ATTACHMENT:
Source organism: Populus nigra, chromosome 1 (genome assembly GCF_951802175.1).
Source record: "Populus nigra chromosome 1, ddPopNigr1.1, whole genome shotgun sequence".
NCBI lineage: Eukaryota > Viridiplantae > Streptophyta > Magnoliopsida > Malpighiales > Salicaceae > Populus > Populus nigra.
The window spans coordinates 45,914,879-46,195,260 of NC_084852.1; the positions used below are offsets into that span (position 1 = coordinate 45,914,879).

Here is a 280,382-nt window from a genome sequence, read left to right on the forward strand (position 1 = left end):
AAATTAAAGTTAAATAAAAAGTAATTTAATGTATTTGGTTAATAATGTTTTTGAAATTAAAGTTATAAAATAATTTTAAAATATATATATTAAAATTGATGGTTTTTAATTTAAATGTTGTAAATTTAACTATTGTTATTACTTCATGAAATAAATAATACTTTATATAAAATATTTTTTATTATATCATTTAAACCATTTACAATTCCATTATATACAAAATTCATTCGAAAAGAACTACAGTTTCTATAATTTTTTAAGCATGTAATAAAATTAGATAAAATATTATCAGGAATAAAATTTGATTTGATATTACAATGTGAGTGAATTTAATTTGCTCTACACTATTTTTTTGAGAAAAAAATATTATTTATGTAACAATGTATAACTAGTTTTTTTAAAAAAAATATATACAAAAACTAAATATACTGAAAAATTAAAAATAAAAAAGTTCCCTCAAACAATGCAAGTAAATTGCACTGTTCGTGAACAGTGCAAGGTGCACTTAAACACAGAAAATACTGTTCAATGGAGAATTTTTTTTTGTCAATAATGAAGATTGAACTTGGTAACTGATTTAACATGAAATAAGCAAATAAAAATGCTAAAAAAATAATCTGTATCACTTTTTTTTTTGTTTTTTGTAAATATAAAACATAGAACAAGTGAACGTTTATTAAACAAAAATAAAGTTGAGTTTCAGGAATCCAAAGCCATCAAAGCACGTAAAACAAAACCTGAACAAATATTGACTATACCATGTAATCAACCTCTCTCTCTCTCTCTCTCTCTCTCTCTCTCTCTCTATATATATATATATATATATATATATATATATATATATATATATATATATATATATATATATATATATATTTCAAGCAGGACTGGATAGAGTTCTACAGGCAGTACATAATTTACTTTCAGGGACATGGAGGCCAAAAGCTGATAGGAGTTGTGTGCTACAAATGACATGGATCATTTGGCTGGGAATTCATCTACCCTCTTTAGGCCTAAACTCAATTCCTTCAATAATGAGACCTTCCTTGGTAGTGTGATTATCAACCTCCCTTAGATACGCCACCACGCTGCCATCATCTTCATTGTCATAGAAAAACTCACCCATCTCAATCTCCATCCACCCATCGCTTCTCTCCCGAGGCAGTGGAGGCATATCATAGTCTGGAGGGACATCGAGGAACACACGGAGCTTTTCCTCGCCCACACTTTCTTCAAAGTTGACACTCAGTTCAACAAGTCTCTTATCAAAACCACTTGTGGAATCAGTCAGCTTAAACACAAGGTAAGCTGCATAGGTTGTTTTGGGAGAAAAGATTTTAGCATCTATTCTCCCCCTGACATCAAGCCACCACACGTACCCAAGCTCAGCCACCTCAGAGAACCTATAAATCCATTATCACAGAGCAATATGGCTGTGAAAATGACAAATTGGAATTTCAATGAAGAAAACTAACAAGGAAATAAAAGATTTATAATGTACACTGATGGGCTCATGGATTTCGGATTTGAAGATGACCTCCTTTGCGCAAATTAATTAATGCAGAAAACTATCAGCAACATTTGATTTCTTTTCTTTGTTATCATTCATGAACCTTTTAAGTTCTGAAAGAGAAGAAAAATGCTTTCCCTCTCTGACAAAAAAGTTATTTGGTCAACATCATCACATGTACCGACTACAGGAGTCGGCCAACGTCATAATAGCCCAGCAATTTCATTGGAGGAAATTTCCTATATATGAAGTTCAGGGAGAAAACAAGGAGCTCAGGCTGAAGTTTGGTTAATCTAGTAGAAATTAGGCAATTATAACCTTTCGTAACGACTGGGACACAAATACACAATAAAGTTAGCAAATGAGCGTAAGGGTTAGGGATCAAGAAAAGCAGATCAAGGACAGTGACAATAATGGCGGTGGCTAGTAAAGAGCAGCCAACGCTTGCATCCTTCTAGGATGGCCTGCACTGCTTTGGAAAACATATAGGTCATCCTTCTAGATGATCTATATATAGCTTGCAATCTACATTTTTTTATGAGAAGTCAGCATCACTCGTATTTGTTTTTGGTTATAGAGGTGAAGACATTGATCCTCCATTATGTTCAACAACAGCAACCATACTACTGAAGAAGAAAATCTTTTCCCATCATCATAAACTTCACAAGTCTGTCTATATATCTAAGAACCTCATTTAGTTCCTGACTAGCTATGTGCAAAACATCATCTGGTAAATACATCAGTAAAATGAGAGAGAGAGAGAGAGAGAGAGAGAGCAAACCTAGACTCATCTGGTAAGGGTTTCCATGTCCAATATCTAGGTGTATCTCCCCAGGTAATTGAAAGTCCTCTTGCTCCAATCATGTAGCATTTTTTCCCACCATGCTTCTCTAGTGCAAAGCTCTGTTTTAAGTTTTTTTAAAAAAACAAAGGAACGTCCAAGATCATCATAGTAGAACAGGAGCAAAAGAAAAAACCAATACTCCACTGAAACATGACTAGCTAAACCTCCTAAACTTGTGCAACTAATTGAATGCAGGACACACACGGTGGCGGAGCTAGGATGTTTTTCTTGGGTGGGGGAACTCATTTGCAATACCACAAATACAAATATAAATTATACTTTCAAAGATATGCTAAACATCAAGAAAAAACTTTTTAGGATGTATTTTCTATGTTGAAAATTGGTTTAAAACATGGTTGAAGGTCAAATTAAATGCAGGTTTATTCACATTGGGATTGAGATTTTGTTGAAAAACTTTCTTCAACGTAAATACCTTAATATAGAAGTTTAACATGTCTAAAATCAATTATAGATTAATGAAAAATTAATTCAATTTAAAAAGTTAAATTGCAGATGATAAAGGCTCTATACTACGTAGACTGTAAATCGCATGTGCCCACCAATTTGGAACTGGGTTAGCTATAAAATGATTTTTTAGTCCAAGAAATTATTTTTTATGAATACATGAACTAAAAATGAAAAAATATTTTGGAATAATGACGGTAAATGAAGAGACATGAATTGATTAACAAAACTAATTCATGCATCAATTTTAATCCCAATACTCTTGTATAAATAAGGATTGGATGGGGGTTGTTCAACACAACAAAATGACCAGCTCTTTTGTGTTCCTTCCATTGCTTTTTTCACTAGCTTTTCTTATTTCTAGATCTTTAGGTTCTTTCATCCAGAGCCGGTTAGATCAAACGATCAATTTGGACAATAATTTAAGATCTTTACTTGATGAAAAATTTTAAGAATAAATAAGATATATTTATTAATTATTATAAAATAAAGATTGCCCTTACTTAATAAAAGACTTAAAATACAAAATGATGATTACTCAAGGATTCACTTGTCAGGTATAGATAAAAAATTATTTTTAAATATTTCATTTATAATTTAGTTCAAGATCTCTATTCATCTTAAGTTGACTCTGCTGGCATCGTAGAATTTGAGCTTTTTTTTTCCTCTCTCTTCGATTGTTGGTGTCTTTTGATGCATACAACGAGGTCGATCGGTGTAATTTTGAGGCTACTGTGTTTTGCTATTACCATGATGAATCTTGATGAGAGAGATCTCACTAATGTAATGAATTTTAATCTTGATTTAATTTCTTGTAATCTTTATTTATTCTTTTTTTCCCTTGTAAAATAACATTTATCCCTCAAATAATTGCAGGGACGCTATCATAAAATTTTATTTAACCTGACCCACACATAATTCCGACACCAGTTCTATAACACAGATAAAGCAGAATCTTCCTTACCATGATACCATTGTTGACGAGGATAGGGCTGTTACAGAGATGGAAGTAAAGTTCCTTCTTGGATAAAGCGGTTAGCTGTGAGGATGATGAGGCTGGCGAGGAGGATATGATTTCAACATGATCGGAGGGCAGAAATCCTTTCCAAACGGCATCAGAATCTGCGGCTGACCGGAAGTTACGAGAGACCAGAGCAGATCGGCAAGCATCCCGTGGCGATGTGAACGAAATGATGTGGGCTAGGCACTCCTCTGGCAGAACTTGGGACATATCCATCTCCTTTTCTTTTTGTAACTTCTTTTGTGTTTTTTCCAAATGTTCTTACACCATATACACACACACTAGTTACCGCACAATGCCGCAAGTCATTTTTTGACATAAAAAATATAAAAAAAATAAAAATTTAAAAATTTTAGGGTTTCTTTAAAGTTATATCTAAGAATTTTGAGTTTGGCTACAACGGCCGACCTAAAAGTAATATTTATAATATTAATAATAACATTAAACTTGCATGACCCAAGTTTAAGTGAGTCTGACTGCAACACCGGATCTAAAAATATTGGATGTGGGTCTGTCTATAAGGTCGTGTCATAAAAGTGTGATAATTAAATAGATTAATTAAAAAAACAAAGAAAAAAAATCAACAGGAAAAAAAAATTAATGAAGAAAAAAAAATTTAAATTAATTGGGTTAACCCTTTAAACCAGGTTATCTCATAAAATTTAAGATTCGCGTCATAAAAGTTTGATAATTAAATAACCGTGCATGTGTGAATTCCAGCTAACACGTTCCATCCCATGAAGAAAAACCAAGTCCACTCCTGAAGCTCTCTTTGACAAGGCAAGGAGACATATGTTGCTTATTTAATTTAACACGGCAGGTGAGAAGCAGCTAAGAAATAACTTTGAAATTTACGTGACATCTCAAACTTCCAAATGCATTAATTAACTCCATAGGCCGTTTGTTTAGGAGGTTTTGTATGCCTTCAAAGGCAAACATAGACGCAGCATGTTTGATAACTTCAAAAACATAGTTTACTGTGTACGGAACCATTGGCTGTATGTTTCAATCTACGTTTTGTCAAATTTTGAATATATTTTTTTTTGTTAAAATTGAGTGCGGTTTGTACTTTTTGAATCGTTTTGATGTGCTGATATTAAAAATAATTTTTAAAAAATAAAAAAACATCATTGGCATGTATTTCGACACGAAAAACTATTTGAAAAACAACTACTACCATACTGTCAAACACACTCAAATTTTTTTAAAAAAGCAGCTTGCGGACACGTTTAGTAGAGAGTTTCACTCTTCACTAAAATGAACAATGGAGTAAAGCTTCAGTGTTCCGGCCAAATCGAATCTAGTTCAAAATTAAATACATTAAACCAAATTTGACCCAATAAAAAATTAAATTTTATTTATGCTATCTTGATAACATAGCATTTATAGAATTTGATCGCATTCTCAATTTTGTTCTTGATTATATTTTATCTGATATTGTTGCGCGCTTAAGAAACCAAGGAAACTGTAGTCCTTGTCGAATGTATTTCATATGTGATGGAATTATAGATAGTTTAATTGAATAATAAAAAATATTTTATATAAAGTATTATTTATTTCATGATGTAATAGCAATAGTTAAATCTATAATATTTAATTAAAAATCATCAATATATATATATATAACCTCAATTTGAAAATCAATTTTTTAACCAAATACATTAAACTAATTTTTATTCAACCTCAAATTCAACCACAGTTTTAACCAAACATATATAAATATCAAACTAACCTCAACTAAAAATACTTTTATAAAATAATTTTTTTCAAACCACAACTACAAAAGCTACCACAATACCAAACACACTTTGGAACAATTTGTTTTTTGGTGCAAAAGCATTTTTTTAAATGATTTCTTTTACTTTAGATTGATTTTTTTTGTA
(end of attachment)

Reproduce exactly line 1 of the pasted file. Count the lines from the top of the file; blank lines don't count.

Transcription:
Source organism: Populus nigra, chromosome 1 (genome assembly GCF_951802175.1).